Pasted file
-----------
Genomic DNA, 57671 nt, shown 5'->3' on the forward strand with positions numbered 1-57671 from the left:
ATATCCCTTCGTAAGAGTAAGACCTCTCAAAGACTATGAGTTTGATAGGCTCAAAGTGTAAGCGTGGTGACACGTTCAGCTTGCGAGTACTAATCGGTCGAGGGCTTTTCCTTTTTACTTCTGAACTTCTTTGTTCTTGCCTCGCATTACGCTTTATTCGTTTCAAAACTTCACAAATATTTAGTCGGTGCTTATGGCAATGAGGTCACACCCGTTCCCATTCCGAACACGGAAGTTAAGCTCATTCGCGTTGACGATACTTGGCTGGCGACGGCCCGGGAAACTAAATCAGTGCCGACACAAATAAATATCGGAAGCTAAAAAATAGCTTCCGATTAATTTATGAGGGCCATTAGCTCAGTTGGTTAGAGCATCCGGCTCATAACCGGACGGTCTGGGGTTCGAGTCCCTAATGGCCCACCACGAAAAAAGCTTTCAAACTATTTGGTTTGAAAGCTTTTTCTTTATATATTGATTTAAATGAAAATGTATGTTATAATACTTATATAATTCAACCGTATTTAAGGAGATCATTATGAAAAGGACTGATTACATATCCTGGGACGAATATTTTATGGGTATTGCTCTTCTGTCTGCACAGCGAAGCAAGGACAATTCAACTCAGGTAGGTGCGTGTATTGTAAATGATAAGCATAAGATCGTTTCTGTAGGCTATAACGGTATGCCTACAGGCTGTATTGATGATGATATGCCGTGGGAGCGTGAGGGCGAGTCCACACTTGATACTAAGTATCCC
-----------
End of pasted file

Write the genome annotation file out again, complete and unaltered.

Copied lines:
Genomic DNA, 57671 nt, shown 5'->3' on the forward strand with positions numbered 1-57671 from the left:
ATATCCCTTCGTAAGAGTAAGACCTCTCAAAGACTATGAGTTTGATAGGCTCAAAGTGTAAGCGTGGTGACACGTTCAGCTTGCGAGTACTAATCGGTCGAGGGCTTTTCCTTTTTACTTCTGAACTTCTTTGTTCTTGCCTCGCATTACGCTTTATTCGTTTCAAAACTTCACAAATATTTAGTCGGTGCTTATGGCAATGAGGTCACACCCGTTCCCATTCCGAACACGGAAGTTAAGCTCATTCGCGTTGACGATACTTGGCTGGCGACGGCCCGGGAAACTAAATCAGTGCCGACACAAATAAATATCGGAAGCTAAAAAATAGCTTCCGATTAATTTATGAGGGCCATTAGCTCAGTTGGTTAGAGCATCCGGCTCATAACCGGACGGTCTGGGGTTCGAGTCCCTAATGGCCCACCACGAAAAAAGCTTTCAAACTATTTGGTTTGAAAGCTTTTTCTTTATATATTGATTTAAATGAAAATGTATGTTATAATACTTATATAATTCAACCGTATTTAAGGAGATCATTATGAAAAGGACTGATTACATATCCTGGGACGAATATTTTATGGGTATTGCTCTTCTGTCTGCACAGCGAAGCAAGGACAATTCAACTCAGGTAGGTGCGTGTATTGTAAATGATAAGCATAAGATCGTTTCTGTAGGCTATAACGGTATGCCTACAGGCTGTATTGATGATGATATGCCGTGGGAGCGTGAGGGCGAGTCCACACTTGATACTAAGTATCCC